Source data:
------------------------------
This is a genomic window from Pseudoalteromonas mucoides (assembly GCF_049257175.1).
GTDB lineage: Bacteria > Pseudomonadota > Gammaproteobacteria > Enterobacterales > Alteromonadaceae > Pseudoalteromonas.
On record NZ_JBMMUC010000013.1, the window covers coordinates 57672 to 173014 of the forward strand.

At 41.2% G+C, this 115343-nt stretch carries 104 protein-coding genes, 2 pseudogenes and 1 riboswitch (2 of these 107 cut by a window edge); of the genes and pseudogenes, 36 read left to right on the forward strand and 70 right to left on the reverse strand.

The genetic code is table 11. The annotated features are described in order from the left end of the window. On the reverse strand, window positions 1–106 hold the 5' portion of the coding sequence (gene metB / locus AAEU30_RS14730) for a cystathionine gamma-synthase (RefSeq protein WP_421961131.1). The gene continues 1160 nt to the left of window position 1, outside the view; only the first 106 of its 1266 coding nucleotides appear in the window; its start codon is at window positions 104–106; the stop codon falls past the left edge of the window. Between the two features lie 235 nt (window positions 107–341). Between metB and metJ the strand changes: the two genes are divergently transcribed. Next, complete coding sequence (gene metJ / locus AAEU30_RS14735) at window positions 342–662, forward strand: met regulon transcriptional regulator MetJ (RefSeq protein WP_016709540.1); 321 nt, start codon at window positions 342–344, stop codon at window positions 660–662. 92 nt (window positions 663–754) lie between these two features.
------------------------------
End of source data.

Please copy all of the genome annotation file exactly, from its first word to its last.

This is a genomic window from Pseudoalteromonas mucoides (assembly GCF_049257175.1).
GTDB lineage: Bacteria > Pseudomonadota > Gammaproteobacteria > Enterobacterales > Alteromonadaceae > Pseudoalteromonas.
On record NZ_JBMMUC010000013.1, the window covers coordinates 57672 to 173014 of the forward strand.

At 41.2% G+C, this 115343-nt stretch carries 104 protein-coding genes, 2 pseudogenes and 1 riboswitch (2 of these 107 cut by a window edge); of the genes and pseudogenes, 36 read left to right on the forward strand and 70 right to left on the reverse strand.

The genetic code is table 11. The annotated features are described in order from the left end of the window. On the reverse strand, window positions 1–106 hold the 5' portion of the coding sequence (gene metB / locus AAEU30_RS14730) for a cystathionine gamma-synthase (RefSeq protein WP_421961131.1). The gene continues 1160 nt to the left of window position 1, outside the view; only the first 106 of its 1266 coding nucleotides appear in the window; its start codon is at window positions 104–106; the stop codon falls past the left edge of the window. Between the two features lie 235 nt (window positions 107–341). Between metB and metJ the strand changes: the two genes are divergently transcribed. Next, complete coding sequence (gene metJ / locus AAEU30_RS14735) at window positions 342–662, forward strand: met regulon transcriptional regulator MetJ (RefSeq protein WP_016709540.1); 321 nt, start codon at window positions 342–344, stop codon at window positions 660–662. 92 nt (window positions 663–754) lie between these two features.